If you love peaches the way we love peaches, then there’s no time of year with desserts half so good as summer. And if you grow peaches, either as a business or as a hobby, then you have all the more motivation to enjoy them.
Some years ago, after driving 14,783 miles all over Texas to write a book about barbecue – no one’s ever done that, I know! – I decided my car didn’t have enough miles on it and I should do something similar with peaches.
Climbing behind the wheel with notebook, camera, a few pairs of jeans and a significant tolerance for sweets, I drove deep in the Hill Country of Texas (Fredericksburg, with a side order of Stonewall), to my home state of Louisiana (where the finest peaches come from up north in Ruston), then also to Alabama (Chilton County, which I’d heard about when I worked with the Southern Living food folks in Birmingham), Georgia (the Peachtree Everything State) and South Carolina (the largest peach producer in the South).
On a kind of whim, besides wanting some beach time in Key West, I finally added the peach orchards of Florida to my itinerary. Yes, Florida – where some growers were replacing their famous orange groves around Orange County (think: Orlando) with peaches. It turns out the University of Florida had developed warm-weather peach varieties to grow in places like Morocco and Sicily, and somebody was smart enough to ask: Why not here?
Even though I never came close to driving 14,783 miles tasting just-picked peaches in the field and more than a handful of cobblers, it was a fascinating trip, with my news reporter’s curiosity fully engaged. I learned about old families and new family squabbles. I heard about a farm system in which bigger is better for staying in business but seldom better for flavor. I listened intently as fathers and grandfathers told me about kids who just don’t want to work anymore – though mostly because they are studying to be doctors, lawyers or engineers.
And I learned more than I ever expected about immigration and labor laws, since in most peach-growing areas, traveling brigades of seemingly tireless Hispanic workers had replaced local school kids, not least because today’s peach season starts before schools let out and runs until after schools start up again. I scribbled a whole lot of notes about federal laws, at least some of which made sense when it came time to write “Peaches: A Celebration of America’s Sweetest Season.”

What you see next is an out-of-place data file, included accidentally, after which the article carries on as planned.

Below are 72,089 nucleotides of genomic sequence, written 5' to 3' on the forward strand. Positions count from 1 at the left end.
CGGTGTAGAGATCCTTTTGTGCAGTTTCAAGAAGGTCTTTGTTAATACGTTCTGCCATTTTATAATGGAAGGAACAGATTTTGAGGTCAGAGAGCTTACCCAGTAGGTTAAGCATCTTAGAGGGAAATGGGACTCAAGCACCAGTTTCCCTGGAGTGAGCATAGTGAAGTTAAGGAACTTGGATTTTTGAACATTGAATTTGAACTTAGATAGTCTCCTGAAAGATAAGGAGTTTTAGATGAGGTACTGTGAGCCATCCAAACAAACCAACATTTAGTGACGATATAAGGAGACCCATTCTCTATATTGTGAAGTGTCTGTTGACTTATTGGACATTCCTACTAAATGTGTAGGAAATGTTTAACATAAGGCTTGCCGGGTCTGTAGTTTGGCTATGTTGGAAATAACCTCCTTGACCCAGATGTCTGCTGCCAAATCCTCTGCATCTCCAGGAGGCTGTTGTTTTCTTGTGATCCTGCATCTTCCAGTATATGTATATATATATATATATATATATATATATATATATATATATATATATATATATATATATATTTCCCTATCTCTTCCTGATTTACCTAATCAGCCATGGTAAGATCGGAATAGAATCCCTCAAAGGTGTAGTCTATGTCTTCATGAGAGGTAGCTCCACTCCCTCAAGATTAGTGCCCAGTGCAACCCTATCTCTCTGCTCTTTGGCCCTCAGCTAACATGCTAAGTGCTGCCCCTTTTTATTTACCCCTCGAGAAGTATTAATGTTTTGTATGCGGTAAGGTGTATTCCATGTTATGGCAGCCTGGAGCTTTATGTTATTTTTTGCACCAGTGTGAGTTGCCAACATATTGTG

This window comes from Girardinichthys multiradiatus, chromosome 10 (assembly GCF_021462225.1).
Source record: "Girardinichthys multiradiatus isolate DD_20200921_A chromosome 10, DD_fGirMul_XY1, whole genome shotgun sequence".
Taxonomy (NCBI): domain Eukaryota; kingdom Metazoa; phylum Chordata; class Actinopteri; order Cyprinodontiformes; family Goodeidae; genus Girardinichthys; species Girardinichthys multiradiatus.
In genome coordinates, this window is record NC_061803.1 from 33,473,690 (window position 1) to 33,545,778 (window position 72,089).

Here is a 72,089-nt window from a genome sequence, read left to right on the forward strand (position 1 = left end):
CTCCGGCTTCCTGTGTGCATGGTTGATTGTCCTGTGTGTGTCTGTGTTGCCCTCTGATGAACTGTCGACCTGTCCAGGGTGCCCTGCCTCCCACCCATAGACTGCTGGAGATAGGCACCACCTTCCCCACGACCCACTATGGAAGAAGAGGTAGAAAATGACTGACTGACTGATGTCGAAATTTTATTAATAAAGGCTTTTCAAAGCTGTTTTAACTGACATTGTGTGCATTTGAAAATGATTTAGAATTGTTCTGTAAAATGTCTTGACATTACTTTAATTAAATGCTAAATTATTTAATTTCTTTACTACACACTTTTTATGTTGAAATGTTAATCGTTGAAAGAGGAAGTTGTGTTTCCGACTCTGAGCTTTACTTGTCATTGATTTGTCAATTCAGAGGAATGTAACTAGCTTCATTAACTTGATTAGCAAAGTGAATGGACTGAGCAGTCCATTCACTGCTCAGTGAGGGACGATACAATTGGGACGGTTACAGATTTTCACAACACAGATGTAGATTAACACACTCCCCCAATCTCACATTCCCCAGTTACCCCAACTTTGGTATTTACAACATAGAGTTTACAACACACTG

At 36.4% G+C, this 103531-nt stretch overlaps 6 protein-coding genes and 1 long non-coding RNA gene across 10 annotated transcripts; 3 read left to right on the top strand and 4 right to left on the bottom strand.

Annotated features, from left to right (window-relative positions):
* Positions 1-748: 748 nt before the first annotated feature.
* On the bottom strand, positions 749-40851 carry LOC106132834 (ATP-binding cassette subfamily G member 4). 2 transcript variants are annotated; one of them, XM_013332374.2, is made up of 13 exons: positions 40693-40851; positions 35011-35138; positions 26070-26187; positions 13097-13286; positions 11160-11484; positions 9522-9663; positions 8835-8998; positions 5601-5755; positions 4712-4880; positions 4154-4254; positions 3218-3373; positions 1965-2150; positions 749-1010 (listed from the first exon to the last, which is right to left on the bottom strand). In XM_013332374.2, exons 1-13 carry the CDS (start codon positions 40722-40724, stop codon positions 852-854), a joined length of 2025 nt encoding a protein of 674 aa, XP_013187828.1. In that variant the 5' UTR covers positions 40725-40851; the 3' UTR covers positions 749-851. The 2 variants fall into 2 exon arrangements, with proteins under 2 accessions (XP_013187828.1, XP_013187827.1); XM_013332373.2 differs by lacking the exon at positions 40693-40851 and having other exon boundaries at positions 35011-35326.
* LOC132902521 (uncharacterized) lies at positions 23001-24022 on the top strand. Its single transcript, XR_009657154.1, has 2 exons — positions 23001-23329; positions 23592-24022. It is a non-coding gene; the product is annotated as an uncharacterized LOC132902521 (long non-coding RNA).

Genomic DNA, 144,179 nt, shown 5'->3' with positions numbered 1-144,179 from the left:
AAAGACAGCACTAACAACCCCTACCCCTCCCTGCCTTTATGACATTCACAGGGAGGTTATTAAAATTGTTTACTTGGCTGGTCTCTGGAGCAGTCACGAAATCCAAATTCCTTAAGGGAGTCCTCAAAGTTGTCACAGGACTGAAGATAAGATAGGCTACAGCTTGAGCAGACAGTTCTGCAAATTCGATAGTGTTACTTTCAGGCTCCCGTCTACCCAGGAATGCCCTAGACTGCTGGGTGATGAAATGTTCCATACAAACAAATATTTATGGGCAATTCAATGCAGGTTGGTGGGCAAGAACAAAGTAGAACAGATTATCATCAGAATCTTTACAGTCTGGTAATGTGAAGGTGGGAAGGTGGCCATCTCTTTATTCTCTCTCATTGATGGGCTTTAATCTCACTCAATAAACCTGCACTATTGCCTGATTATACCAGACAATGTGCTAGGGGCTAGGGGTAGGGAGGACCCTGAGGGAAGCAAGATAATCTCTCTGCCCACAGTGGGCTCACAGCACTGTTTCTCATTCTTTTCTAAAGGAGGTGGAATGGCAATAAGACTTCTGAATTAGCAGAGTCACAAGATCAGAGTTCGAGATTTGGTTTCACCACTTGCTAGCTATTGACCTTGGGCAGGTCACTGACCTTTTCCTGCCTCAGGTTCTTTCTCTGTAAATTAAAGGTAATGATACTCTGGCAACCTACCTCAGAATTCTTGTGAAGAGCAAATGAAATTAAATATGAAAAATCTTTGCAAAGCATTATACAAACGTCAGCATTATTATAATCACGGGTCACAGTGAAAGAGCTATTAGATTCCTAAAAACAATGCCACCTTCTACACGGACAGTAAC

I was remembering that entire experience, and all those young and not-so-young faces in my six states of photographs, just the other day. So I bought some fresh peaches and went into the kitchen to fix some dessert in their honor.
PEACH & PECAN POUND CAKE
The secret here is that, while any part of this dessert is fine all by itself, all parts take on extravagant deliciousness when served together. It’s a perfect sweet summer finale, using our favorite fruit of this or any other season. The broiling with brown sugar and pecans makes the peach halves even sweeter than you and they ever knew they could be.
6 ripe peaches
¼ cup brown sugar
1 cup chopped pecans, divided
1 ½ sticks unsalted butter, softened
4 ounces (1/2 package) cream cheese, softened
1 ½ cup granulated sugar
3 large eggs
1 jar Fischer & Wieser’s Amaretto Peach Pecan Preserves, divided
1/s teaspoon vanilla extract
½ teaspoon almond extract
1 ½ cups all-purpose flour
1 teaspoon lime zest
¼ cup whole milk
¼ cup cognac brand
Vanilla ice cream
Set broiler on high. Cut the peaches in half with the skin on, scraping out the bits. Arrange on a baking sheet, sprinkle on top and especially center with brown sugar and some chopped pecans. Set under the broiler until lightly browned on top, about 10 minutes. Let cook. Meanwhile, preheat the oven to 350, lowering the temperature from broil. In a large mixing bowl, use an electric mixer to beat the butter and cream cheese together until fluffy, then add the granulated sugar and beat. Add the eggs, 2 tablespoons preserves, vanilla and almond extracts, beating until smooth, then mix in the flour, lime zest and milk until incorporated.
Spray 2 loaf pans with vegetable spray, or rub with butter, or both. Divide the batter between the pans and bake in the oven until golden brown and a toothpick inserted in the center comes out clean, about 45 minutes. Let cool in the pan at least 20 minutes, then remove the cakes and cool completely. Make the sauce by heating the remaining preserves with the brandy. When ready to serve, slice the cakes to desired thickness and arrange 2 slices per serving. Place broiled peaches on the top or side, then add the ice cream, sauce and a sprinkle of remaining chopped pecans. Serves 6-8, with some cake left over for breakfast.